If Hedge Funds, Then Investment Banks

I’m still flooded by my workload, so just one comment this evening.  The Wall Street Journal posts an article on overly favorable (and smoothed) returns at hedge funds through securities that are mismarked favorably.  It was no surprise to naked capitalism, and no surprise to me either (point 26).  I’ve been writing about this issue off and on for three years now, because economic processes are messy, and tend to generate messy returns, not smooth returns, particularly once the easy arbitrages are glutted with yield-seeking investors.  Also, I know what the temptation is to mismark illiquid bond positions when incentive payments may be riding on the result (which is why we took the marking out of our hands at a prior firm).

Having been an actuary in financial reporting for twelve years, I know what the pressure is when someone above you in the hierarchy asks if your reserve is wrong.  It is rarely asked when the reserves are too low.  Few managements are so farsighted.  It is always asked when income is too low, and adjusting reserves downward is so convenient.  And who will notice?  Few, I’m afraid, but most actuaries I know are highly ethical, and resist these pressures.

My target here not insurance companies, though, but the investment banks.  Actuaries have detailed rules for setting reserves.  We have societies and ethics codes.  Those who work at the investment banks are not typically CFAs, which is more of a buy-side thing, so there is no industrywide ethics code there.  Also, the value setting rules for many investment banking assets and liabilities are far more squishy than for insurance liabilities.  Finally, investment banks frequently hold the same instruments as the hedge funds, and get their pricing marks from the same sets of sources.  I suspect that the positions are similarly mismarked, and they are big enough to hide it, because derivative books are never unwound.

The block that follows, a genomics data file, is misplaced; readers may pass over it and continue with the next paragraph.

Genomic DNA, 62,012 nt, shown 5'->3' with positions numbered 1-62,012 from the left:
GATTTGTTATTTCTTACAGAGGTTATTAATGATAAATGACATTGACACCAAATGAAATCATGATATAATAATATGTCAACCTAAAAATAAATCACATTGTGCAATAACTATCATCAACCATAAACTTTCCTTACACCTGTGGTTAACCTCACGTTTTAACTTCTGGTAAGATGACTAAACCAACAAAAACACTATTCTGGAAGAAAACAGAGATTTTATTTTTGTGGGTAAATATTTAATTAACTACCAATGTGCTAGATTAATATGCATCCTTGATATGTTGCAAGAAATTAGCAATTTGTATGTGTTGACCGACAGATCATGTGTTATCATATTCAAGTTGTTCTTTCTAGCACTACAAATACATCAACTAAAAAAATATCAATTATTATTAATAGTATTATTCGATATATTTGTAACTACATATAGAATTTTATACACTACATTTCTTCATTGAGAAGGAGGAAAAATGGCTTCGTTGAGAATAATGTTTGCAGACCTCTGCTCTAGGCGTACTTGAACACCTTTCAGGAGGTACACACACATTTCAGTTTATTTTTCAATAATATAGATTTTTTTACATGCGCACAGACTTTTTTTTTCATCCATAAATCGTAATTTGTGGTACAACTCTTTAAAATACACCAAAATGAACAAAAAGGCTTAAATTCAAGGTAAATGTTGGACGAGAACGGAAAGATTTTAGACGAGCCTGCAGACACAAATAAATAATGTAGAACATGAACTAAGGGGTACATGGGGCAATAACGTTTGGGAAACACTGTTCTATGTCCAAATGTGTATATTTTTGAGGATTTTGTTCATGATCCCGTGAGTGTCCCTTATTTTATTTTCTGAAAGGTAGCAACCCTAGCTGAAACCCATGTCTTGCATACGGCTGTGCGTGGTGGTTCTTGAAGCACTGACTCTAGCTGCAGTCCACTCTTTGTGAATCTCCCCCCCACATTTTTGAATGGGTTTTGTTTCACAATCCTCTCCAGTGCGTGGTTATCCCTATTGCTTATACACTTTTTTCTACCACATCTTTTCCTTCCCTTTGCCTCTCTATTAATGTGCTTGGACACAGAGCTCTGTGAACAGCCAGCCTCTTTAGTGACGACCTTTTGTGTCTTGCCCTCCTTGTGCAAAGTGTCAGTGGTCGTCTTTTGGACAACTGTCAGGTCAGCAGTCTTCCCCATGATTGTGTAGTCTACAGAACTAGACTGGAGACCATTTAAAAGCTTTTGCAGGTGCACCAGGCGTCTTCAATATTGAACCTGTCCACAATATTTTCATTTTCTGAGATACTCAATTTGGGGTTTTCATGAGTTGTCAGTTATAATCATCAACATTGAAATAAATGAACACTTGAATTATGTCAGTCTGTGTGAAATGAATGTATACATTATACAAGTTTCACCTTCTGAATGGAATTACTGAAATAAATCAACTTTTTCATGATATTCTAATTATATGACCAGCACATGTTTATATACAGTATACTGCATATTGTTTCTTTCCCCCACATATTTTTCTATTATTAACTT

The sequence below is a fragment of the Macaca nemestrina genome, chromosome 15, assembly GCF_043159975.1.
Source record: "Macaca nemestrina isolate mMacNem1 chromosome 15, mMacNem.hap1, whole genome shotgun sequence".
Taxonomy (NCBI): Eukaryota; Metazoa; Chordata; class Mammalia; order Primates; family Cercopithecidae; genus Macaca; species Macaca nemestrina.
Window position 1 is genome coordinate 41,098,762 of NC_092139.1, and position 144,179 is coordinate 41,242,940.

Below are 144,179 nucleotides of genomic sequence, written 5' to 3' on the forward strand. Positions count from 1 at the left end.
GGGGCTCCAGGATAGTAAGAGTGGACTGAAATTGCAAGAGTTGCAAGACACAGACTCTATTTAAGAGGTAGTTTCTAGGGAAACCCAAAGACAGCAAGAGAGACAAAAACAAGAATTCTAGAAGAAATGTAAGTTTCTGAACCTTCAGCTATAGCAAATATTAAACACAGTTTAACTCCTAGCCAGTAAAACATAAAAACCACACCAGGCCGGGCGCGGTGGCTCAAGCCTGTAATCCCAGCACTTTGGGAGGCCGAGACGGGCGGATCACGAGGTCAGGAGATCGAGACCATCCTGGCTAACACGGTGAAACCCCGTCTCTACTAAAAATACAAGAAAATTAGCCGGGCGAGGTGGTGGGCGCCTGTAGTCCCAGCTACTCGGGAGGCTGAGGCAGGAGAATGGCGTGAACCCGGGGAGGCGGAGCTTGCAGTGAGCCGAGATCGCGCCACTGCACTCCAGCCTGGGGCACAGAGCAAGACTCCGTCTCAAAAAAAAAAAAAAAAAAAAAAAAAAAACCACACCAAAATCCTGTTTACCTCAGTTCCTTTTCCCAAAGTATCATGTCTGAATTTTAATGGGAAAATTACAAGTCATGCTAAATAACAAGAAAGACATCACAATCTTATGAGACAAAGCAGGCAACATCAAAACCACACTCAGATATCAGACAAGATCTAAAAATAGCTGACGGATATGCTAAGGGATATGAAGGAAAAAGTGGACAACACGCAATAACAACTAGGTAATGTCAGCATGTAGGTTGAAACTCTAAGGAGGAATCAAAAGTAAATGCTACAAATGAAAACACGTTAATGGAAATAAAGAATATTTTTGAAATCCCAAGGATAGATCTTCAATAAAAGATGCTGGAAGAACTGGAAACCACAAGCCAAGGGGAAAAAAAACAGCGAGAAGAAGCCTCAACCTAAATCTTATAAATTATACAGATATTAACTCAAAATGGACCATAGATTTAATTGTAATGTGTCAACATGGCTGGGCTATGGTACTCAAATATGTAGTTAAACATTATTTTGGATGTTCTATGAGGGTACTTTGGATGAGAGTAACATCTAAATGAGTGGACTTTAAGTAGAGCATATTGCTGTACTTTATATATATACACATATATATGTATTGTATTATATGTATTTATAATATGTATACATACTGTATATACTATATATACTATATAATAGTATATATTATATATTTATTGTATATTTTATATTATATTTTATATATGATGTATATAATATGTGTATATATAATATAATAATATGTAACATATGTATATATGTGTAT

Well, almost never.  Buffett phrased it well in his 2005 Annual Report: (pp. 9-10)

Long ago, Mark Twain said: “A man who tries to carry a cat home by its tail will learn a lesson that can be learned in no other way.” If Twain were around now, he might try winding up a derivatives business. After a few days, he would opt for cats.


We lost $104 million pre-tax last year in our continuing attempt to exit Gen Re’s derivative operation. Our aggregate losses since we began this endeavor total $404 million.


Originally we had 23,218 contracts outstanding. By the start of 2005 we were down to 2,890. You might expect that our losses would have been stemmed by this point, but the blood has kept flowing. Reducing our inventory to 741 contracts last year cost us the $104 million mentioned above.


Remember that the rationale for establishing this unit in 1990 was Gen Re’s wish to meet the needs of insurance clients. Yet one of the contracts we liquidated in 2005 had a term of 100 years! It’s difficult to imagine what “need” such a contract could fulfill except, perhaps, the need of a compensation conscious trader to have a long-dated contract on his books. Long contracts, or alternatively those with multiple variables, are the most difficult to mark to market (the standard procedure used in accounting for derivatives) and provide the most opportunity for “imagination” when traders are estimating their value. Small wonder that traders promote them.

A business in which huge amounts of compensation flow from assumed numbers is obviously fraught with danger. When two traders execute a transaction that has several, sometimes esoteric, variables and a far-off settlement date, their respective firms must subsequently value these contracts whenever they calculate their earnings. A given contract may be valued at one price by Firm A and at another by Firm B.